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Facility Solutions: Providing Food and Drink

December 2017: Vol 40 No 12
Paul Seibert, CMC
What’s the best way to offer members coffee, popcorn, cookies or hot dogs? To serve the food needs of staff and directors?
seating tables

A few years ago, we asked members of a British Columbia credit union what was the most important venue for family and business discussions. The answers consistently named venues involving food. Whether people are at home, in a restaurant or even in a credit union, sharing drink and food is a visceral, comforting and trust-building experience that helps create a positive bond. Staff’s ability to share food is equally important in creating an organizational culture and an enjoyable work experience.

Food and drink are most commonly shared in branches and headquarters facilities but they also can be provided at member events like outdoor barbecues and staff picnics. In this article, I will synthesize 40 years of observation of how credit unions and banks can most effectively provide beverage and food service.

For Members

The most common drink of choice—coffee—is typically offered in one of these three ways: 

1. at the entry so members have free access. The drawback is that members are moving about the lobby and standing in the teller line with coffee that will easily stain the rug if spilled. If you wish to offer coffee at the front door, use carpet tiles in the lobby so several stained sections can easily be replaced rather than the whole rug. 

2. to the side or behind the greeter for members in the waiting area. This provides warmth and connection until your staff member arrives. Part of your experience engineering may be for your greeter or arriving staff to provide coffee as a gift. 

3. at the back of the lobby and out of sight. With this setup, staff greeting members ask them if they would like coffee and bring them a cup as part of the introduction experience leading to a discussion.

The issue of whether to plumb or not to plumb coffee areas comes up during every branch planning session. Plumbing is expensive and inflexible. I recommend using hot pots instead. Some credit unions have installed expensive pod machines to then experience high usage as some members fill their pockets with the coffee modules. Espresso machines are a good addition if volume is low, but the need for constant cleaning and repair and staff receiving member complaints when the machine does not work, or the milk goes sour, are common.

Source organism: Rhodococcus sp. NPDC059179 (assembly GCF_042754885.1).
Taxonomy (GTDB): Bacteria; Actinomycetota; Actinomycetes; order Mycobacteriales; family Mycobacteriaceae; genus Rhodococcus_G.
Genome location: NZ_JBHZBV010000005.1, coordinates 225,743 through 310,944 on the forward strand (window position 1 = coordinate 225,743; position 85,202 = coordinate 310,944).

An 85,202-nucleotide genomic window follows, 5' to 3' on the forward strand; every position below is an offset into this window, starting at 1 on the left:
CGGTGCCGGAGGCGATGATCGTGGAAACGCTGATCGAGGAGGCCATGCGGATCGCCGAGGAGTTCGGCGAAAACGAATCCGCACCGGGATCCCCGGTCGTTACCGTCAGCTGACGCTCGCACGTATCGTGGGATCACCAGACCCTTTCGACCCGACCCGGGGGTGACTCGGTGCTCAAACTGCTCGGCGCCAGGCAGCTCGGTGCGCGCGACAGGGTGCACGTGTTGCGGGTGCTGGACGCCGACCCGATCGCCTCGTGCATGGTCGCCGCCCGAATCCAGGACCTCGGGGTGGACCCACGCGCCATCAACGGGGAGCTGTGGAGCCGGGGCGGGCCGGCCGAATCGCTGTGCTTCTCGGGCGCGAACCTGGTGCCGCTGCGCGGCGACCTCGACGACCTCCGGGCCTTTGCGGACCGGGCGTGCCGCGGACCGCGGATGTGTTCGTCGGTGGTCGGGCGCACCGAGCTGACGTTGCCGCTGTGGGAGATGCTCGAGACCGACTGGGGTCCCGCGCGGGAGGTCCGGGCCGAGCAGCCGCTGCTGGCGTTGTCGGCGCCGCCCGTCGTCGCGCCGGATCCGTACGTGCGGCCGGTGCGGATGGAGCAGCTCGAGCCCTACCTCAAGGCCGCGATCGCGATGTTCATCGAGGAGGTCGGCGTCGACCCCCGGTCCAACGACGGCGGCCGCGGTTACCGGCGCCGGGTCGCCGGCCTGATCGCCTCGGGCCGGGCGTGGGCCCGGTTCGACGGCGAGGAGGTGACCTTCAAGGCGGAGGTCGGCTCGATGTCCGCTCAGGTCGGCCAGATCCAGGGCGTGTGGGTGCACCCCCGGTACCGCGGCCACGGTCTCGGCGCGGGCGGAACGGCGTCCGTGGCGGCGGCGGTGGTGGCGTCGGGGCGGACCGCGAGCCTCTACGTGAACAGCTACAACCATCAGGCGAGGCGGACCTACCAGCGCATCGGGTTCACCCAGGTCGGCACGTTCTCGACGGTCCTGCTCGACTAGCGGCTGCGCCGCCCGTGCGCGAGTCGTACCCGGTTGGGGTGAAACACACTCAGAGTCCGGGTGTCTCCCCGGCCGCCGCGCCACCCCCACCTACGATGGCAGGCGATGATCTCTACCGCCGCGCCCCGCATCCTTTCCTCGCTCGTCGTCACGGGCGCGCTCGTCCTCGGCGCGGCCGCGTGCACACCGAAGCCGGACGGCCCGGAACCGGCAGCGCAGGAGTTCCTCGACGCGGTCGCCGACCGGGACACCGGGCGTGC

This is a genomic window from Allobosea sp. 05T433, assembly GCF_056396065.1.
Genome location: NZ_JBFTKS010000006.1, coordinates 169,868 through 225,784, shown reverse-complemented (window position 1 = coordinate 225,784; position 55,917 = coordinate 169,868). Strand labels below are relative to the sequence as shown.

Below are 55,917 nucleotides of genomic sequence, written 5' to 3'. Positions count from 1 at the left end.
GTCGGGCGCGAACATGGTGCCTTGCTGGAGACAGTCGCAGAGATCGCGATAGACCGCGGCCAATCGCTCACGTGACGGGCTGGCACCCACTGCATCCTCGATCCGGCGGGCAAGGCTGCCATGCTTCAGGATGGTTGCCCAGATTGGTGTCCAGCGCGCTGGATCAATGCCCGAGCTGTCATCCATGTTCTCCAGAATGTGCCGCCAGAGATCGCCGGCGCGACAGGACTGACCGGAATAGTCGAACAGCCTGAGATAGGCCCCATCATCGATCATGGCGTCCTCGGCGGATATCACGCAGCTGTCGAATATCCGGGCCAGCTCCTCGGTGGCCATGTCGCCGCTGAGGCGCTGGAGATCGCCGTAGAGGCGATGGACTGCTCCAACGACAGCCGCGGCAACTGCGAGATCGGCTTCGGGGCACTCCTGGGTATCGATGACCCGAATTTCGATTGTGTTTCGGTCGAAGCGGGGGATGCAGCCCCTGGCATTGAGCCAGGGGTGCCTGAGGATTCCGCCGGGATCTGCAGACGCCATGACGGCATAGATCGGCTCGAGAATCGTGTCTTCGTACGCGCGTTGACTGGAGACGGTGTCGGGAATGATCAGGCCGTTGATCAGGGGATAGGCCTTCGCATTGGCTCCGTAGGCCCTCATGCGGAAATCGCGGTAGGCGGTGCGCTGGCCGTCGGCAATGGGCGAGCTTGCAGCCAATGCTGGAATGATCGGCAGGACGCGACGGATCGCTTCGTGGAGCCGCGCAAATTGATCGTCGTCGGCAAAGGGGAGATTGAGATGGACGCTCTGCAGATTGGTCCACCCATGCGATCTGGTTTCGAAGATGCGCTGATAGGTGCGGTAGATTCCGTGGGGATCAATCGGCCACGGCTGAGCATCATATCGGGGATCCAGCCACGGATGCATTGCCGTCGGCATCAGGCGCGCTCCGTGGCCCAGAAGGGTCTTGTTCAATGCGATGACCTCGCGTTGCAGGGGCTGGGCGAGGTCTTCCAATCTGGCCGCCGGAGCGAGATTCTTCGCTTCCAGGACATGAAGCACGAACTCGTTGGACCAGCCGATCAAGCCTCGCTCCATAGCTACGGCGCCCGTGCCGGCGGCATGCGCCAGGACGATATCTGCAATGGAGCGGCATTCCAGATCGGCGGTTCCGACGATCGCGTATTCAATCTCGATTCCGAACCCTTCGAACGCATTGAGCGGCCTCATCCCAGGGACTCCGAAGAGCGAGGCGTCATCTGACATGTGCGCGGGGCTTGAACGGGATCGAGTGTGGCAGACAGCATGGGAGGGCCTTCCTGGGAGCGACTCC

Over the past 20 years I have observed a few banks and fewer credit unions offering coffee service in the manner of Starbucks. Those that do are typically in high pedestrian traffic areas in the center of a city. The idea is to create a Starbucks atmosphere. Capital One has tried this most recently. The results are mixed. If it really works, the lobby may be full of people on their computers for hours as they sip free or low-cost coffee. Is this the purpose of a financial institution branch? It can make sense if it’s located in a hybrid environment like an on-campus branch or a flagship facility, but most institutions remove the service after a few months. 

A better plan may be to locate a branch next to a high-volume coffee shop like Starbucks or regional or local houses, as long as there is sufficient parking. As a bonus, with this approach you do not need to worry about health codes, staff needing food handling certification, extended hours of operation and square footage dedicated to low return on investment.

Food service is not offered to members in most branches except for special occasions. For many years branches offered popcorn once a week. This required a popcorn machine in every branch that would produce a festive fragrance some days and a not-so-likeable smell on other days. We do not recommend popcorn machines in today’s branches. 

We have seen a small rise in the offering of fresh cookies. About one in 10 clients sees this as a part of the credit union’s culture and the smell is of course wonderful the day of and after baking.

Some banks in Europe and the United States have experimented with a limited full-service food offering like Starbucks or a small deli with prepared food. Almost all financial institutions have later stopped the practice due to cost, limited use, and the non-bank focus for the space and staffing.